What is decision-making?

Consider this quote from John C. Maxwell, "Life is a matter of choices, and every choice you make makes you." If you agree with Maxwell that we are defined, at least in part, by the choices we make, then helping our children learn to make good choices is very important.

The social and emotional skill called Decision-Making is about how we solve problems and make choices that are based on our values, how we accept responsibility for our decisions and their consequences, and how we learn from experience.  


Activities to build Decision-Making Skills

These activities have been designed to teach decision-making skills across age groups.

Aperture 8_Decision Making

elementary students:
Pause Power

Pause Power is a decision-making strategy that has two parts. It begins with identifying what is really important to us and the principles that we want to live our life by. Help children identify what is most important for them. It might be "telling the truth, or "being a good friend." You can help them identify what's important, but make sure it's what is important to them, not you. Second, help children develop a habit of pausing when they are faced with an important decision and thinking about what's most important to them and then using those principles to guide their decision. This will help them avoid making impulsive decisions or being overly influenced by peer pressure. If a child's decision reflects what is important to them, they will feel better about that decision. So, when you see children struggling with a decision, remind them to use their Pause Power. With practice it will become a habit that will help them make decisions based on their values and their true selves.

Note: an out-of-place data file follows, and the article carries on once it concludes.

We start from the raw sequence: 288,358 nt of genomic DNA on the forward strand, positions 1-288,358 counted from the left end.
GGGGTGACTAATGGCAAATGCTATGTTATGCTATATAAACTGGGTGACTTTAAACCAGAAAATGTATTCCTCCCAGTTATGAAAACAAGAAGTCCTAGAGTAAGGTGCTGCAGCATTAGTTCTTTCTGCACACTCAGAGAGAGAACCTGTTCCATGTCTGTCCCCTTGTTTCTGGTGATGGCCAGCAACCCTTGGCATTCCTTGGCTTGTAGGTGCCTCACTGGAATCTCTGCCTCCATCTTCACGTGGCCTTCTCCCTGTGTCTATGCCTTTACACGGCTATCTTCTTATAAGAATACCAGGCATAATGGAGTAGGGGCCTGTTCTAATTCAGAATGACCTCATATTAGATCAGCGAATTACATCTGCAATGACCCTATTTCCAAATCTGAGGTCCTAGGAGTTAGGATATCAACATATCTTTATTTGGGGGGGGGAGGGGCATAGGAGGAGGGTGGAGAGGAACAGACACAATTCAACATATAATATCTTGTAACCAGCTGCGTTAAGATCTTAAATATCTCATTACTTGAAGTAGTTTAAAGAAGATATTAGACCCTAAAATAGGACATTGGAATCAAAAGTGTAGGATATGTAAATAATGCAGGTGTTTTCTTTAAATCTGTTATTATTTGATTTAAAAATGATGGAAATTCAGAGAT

Aperture 8_Decision Making

middle and high school students:
examining close calls

As children become teenagers, they will find themselves in more risk-filled situations such as driving a car, staying out later, or going on unchaperoned trips with friends. They are likely to have close calls such as a car accident that was barely avoided. We need to encourage adolescents to not just learn from their mistakes, but to learn from their close calls. Help them think through what could have happened, what led to that situation, and what they can do differently in the future to avoid that situation. A close call is a gift, but only if we examine and learn from it. So, encourage your adolescent to examine a close call as a kind of failure they can learn from, not as a success that they should feel good about. Like all social and emotional skills, this practice can serve them well throughout their life.

Additional activities for students and families

Learn more about the rest of the skills measured by the DESSA and access activities that families or educators can use with students K-12 to build their skills.